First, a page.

Unfortunately loneliness can be a serious issue for many older people: up to 1 in 10 adults aged 65 or over say that they feel lonely often or all of the time. Throughout November and December there were many stories in the media focusing on this problem and at the time the Health Secretary Jeremy Hunt declared loneliness a “national shame”.
Despite growing awareness and interest in this issue, there is still plenty that we don’t know about loneliness: from who is at risk, to what the best interventions are. At the Campaign to End Loneliness, we recently held a small workshop with Professor Christina Victor of Brunel Research to seek to translate and disseminate loneliness research by discussing her latest work. At this event we asked three simple questions: Who is lonely? When are they lonely? How do services and charities need to respond to this?
‘Understanding Loneliness: who is lonely and when?’
A short overview of this event is below:
The workshop aimed to challenge some assumptions that many of us (the Campaign included) may hold. For example, the evidence is increasingly clear that loneliness is a very fluid state – fluctuations in how lonely we feel can be significant in just a month, let alone a year. But as researchers and practitioners we often only measure it at a fixed point in time, which can limit our understanding good idea of when different people might be experiencing it or at risk.
The presentation also highlighted the subjective nature of loneliness, using widowhood (as reported in the ELSA data set) as an example. 40% of widows say that they feel lonely – and it is fair to conclude that bereavement is a key trigger of loneliness. But the ELSA data also showed that this loneliness was not permanent, and some widows actually become less lonely. We must therefore, consider the individual in the support or services on offer.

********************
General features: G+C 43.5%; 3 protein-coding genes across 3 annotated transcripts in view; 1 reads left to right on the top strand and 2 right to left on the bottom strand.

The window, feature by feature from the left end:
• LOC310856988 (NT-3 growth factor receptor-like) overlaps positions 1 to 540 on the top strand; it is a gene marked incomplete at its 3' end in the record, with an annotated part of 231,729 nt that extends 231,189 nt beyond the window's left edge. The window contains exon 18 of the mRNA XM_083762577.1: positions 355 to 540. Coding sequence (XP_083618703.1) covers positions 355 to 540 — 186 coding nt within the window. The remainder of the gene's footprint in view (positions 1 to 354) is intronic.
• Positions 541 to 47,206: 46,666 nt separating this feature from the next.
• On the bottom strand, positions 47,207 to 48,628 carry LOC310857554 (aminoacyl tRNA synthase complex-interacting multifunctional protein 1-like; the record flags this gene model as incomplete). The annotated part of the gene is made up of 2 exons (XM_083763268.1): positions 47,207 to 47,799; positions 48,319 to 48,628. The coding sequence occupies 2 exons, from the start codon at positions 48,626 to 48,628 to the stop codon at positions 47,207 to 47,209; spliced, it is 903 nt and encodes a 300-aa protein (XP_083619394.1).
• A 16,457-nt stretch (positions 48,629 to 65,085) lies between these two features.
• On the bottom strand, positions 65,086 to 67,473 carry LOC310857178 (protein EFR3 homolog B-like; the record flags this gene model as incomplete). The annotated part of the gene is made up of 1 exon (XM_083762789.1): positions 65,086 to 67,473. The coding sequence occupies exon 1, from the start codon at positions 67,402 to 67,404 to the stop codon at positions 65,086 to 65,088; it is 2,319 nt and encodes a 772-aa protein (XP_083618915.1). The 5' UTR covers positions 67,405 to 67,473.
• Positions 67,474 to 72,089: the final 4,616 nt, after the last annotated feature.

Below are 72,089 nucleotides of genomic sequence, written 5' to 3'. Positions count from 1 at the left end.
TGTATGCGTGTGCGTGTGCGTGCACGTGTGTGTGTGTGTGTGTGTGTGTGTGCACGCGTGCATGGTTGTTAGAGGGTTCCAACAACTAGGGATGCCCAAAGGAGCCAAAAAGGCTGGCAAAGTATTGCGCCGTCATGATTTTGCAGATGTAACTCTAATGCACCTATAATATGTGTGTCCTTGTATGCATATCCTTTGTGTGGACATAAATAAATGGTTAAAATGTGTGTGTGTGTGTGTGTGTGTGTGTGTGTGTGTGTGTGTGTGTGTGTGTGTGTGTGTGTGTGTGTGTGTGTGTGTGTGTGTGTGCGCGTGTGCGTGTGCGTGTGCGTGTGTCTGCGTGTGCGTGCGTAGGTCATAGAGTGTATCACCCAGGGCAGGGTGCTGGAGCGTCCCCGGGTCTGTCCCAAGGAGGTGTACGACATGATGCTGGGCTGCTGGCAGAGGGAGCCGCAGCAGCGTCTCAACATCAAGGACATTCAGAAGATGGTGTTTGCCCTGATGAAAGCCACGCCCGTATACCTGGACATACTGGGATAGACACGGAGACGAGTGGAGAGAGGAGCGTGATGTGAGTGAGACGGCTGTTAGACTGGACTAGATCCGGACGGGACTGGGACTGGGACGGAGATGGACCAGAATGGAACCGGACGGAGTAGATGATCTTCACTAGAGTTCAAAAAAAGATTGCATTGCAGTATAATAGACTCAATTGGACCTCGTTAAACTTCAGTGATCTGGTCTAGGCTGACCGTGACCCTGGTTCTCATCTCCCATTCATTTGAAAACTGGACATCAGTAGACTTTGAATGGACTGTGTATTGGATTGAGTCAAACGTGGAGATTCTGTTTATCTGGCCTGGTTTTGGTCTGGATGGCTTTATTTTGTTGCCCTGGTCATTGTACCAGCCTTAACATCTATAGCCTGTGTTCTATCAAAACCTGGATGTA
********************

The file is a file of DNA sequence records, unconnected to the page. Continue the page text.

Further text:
Although research and anecdotal evidence make clear that chronic loneliness is a terrible experience, ELSA shows that roughly 90% of older adults will never reach the point of being lonely all or most of the time. Newspaper headlines (such as “Britain’s loneliness epidemic” in January last year) can inflate our estimations of the issue, and paint older age as a time of loneliness. Headlines such as these may well prove to be part of the problem as the research also suggested that loneliness can be a self-fulfilling prophecy. Adults that expect to be lonely in later life appeared more likely to become lonely when they reached older age.
Watch Professor Christina Victor’s presentation in full
Implications for practice
When we asked those present about whether they were considering new actions, it was clear that listening to research had sparked some useful ideas. Perhaps unsurprisingly, contacting GPs and registrars were at the top of their list. (You can read more about the details of their discussion here).
It was an encouraging sign that – although it can be challenging and sometimes raise more questions than answers – charities and services providers have a great appetite for more information and evidence around loneliness in older age.
If you are one of them, join the debate and attend future events by signing-up to the Campaign to End Loneliness here.
Anna Goodman, Policy and Research Officer, Campaign to End Loneliness